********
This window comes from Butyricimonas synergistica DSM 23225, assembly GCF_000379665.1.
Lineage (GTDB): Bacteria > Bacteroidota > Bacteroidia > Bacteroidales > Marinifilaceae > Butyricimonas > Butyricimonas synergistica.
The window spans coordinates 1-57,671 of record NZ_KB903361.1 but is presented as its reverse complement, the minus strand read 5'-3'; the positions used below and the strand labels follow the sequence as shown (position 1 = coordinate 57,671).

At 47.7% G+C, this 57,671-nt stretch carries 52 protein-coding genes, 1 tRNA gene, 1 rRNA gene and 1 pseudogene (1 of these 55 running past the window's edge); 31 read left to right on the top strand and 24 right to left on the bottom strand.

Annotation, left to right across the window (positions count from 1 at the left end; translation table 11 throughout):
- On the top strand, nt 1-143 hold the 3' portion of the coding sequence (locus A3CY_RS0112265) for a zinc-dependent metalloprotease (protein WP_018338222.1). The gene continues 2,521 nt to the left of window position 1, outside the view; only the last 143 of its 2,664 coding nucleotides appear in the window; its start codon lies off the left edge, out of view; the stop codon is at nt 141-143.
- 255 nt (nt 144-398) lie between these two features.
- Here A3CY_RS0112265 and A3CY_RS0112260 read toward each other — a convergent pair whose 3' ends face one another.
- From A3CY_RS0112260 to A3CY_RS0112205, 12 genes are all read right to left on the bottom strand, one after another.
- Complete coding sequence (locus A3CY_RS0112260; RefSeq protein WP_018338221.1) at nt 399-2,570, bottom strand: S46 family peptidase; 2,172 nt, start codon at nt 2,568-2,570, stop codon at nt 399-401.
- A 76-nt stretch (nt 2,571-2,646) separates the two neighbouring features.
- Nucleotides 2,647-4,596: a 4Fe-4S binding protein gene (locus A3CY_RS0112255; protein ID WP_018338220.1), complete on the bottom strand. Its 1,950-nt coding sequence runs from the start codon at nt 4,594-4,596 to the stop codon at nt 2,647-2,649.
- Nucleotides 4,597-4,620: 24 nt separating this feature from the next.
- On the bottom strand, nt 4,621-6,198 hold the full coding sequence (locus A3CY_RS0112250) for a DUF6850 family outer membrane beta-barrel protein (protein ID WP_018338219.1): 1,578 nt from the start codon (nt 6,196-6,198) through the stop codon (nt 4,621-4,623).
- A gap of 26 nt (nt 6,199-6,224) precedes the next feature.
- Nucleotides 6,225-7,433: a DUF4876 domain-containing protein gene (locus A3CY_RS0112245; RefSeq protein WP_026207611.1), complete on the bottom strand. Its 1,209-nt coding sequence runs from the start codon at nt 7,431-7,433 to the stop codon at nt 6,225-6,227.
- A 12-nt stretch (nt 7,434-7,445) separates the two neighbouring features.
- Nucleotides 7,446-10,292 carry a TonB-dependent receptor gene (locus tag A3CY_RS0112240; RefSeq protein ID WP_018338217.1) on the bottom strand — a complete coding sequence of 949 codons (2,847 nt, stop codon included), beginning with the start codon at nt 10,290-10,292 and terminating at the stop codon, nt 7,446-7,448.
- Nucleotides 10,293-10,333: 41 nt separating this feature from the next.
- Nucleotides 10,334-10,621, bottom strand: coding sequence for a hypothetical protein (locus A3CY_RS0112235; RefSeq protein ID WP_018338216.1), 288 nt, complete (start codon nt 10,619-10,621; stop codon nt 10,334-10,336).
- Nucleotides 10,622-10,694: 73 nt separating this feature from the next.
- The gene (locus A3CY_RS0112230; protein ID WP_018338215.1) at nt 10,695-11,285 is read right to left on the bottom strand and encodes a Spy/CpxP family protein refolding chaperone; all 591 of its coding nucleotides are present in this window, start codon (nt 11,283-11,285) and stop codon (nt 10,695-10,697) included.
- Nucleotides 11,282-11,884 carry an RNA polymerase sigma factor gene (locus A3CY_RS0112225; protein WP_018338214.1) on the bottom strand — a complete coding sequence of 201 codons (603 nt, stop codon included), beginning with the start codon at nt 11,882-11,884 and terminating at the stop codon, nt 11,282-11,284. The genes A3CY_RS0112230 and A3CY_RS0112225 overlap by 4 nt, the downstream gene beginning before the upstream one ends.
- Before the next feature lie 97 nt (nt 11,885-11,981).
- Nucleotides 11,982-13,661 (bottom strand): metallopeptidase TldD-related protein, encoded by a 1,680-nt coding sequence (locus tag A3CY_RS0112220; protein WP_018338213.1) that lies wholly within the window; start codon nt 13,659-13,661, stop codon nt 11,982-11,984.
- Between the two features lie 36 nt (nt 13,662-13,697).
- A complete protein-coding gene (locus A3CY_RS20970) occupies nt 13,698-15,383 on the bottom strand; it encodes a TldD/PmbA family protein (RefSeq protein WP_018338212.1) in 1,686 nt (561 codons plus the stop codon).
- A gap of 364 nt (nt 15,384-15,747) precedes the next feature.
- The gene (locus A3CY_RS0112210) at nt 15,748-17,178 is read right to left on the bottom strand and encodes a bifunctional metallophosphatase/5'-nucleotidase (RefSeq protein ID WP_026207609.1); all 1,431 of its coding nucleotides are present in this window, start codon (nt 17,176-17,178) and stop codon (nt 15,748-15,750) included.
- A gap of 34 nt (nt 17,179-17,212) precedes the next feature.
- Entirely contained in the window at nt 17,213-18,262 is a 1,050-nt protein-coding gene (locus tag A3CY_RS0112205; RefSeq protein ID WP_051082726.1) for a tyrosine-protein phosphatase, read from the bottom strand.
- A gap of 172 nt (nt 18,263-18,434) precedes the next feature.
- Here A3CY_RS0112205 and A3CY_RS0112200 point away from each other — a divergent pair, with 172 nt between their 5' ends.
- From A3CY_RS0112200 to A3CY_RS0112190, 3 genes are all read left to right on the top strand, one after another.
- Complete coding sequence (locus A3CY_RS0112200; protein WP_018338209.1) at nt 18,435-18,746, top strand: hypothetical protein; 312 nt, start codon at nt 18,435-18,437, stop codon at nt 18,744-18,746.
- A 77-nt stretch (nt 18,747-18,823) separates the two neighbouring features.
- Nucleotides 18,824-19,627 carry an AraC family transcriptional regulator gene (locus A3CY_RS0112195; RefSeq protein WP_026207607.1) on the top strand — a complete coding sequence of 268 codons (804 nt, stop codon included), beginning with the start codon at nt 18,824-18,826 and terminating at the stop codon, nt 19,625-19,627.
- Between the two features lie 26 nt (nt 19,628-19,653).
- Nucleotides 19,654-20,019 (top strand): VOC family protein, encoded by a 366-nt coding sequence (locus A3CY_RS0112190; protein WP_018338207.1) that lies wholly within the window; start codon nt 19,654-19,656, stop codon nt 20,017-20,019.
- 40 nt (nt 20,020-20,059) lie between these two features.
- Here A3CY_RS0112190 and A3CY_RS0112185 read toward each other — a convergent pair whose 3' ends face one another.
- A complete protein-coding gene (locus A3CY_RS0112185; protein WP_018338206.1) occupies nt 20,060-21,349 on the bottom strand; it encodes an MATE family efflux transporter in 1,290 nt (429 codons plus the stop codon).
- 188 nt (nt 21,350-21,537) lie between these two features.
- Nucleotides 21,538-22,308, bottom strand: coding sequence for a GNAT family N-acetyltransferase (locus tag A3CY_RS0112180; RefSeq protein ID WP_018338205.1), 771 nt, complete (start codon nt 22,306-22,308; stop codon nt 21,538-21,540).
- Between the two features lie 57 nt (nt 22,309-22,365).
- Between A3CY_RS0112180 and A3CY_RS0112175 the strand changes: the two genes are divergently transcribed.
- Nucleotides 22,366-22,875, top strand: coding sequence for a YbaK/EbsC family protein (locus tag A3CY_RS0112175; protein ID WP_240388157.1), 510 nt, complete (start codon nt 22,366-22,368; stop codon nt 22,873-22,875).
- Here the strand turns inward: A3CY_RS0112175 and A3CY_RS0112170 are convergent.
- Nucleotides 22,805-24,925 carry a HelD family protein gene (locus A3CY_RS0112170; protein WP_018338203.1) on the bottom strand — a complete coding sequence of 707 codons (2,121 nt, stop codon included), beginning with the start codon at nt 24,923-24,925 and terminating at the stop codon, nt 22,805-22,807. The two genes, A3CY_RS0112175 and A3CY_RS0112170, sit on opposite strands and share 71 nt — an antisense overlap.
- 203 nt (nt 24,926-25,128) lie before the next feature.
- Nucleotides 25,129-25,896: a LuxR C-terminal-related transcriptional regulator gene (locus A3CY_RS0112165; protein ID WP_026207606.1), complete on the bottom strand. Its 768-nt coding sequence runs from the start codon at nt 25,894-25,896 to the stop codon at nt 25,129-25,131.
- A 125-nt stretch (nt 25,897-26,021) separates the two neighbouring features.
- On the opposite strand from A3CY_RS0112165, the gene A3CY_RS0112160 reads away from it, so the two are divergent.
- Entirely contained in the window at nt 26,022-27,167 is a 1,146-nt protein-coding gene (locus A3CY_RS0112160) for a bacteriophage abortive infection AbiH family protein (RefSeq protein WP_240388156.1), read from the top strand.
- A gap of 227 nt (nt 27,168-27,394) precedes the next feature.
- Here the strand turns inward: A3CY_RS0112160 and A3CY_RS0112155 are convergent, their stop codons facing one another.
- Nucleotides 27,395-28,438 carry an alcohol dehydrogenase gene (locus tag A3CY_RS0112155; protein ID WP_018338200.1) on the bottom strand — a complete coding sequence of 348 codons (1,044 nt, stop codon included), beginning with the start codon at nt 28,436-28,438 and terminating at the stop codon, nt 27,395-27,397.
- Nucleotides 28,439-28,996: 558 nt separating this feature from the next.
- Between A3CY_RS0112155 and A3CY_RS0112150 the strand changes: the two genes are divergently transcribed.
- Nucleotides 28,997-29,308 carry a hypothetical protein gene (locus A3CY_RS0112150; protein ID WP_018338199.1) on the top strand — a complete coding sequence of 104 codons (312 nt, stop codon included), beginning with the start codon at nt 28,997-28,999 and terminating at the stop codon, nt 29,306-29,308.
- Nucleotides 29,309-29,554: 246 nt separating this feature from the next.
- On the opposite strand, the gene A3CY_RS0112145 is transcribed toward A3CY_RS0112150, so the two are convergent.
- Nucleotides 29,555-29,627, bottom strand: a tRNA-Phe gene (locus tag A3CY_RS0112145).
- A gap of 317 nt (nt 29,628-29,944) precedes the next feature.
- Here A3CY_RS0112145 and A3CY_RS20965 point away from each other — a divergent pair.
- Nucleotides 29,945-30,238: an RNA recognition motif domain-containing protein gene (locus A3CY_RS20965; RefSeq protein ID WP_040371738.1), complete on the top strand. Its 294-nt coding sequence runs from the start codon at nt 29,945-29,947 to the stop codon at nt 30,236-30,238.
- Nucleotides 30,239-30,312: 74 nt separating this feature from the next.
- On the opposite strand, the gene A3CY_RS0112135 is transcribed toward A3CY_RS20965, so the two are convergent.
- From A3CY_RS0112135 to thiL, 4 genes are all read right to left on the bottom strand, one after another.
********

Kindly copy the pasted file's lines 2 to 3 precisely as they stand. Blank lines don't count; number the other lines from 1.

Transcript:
Lineage (GTDB): Bacteria > Bacteroidota > Bacteroidia > Bacteroidales > Marinifilaceae > Butyricimonas > Butyricimonas synergistica.
The window spans coordinates 1-57,671 of record NZ_KB903361.1 but is presented as its reverse complement, the minus strand read 5'-3'; the positions used below and the strand labels follow the sequence as shown (position 1 = coordinate 57,671).